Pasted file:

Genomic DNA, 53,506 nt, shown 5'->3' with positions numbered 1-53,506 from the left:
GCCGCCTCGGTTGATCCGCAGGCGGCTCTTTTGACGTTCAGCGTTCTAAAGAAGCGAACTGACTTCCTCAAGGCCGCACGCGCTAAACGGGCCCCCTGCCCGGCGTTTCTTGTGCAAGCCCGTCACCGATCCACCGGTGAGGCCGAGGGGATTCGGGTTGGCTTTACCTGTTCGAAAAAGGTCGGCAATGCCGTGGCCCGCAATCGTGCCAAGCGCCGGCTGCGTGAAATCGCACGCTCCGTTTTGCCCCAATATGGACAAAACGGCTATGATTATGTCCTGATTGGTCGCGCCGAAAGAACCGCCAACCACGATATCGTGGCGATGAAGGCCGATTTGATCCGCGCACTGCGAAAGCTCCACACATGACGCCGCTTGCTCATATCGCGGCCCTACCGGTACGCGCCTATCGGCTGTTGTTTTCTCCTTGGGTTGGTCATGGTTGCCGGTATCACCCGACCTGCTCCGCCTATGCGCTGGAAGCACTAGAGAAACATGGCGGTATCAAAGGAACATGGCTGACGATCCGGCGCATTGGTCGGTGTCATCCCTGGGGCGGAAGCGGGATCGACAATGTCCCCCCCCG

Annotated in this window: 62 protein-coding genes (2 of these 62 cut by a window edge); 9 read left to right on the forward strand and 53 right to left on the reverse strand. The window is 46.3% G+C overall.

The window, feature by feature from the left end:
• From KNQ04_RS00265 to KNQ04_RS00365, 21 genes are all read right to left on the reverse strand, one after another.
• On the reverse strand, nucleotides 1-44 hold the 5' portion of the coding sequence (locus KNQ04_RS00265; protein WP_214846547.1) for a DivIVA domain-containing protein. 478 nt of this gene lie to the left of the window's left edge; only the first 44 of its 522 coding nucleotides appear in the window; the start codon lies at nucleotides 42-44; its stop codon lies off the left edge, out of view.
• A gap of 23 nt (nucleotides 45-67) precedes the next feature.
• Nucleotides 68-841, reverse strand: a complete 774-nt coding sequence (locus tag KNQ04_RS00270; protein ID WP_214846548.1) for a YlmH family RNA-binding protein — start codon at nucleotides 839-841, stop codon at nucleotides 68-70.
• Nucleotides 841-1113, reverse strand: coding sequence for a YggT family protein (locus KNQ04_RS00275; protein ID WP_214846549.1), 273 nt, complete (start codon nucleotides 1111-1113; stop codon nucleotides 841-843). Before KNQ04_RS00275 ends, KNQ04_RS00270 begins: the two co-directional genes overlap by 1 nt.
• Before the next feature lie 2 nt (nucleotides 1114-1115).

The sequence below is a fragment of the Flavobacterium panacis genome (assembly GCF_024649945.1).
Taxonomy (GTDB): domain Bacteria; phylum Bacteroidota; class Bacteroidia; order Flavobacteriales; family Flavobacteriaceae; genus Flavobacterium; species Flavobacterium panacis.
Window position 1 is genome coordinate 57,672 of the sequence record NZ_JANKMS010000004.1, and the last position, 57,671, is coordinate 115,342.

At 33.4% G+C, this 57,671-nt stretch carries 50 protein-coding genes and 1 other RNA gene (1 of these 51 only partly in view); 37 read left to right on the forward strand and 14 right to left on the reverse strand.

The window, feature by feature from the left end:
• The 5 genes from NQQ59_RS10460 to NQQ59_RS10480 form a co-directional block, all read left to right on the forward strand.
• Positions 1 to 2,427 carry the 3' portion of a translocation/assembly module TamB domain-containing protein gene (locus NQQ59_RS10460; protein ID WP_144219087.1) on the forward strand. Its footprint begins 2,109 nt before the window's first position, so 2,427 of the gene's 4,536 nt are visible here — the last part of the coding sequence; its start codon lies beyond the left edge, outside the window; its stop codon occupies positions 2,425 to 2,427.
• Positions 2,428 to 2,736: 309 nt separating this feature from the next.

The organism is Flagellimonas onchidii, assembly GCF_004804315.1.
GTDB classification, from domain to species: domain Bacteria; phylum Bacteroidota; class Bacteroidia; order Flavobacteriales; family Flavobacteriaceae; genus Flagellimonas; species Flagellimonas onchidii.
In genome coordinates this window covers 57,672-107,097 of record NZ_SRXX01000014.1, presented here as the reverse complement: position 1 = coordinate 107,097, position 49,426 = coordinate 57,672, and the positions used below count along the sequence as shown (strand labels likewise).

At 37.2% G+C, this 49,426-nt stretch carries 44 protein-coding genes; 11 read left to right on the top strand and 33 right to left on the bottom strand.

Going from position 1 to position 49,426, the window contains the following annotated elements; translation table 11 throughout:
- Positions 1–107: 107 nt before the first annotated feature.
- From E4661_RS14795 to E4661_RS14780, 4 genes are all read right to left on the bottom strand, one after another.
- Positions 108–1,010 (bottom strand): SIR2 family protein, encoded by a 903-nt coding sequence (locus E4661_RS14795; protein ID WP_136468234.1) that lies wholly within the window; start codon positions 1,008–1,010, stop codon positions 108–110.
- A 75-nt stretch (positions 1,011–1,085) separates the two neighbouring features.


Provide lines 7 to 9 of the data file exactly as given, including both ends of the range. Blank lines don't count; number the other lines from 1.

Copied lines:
• A gap of 23 nt (nucleotides 45-67) precedes the next feature.
• Nucleotides 68-841, reverse strand: a complete 774-nt coding sequence (locus tag KNQ04_RS00270; protein ID WP_214846548.1) for a YlmH family RNA-binding protein — start codon at nucleotides 839-841, stop codon at nucleotides 68-70.
• Nucleotides 841-1113, reverse strand: coding sequence for a YggT family protein (locus KNQ04_RS00275; protein ID WP_214846549.1), 273 nt, complete (start codon nucleotides 1111-1113; stop codon nucleotides 841-843). Before KNQ04_RS00275 ends, KNQ04_RS00270 begins: the two co-directional genes overlap by 1 nt.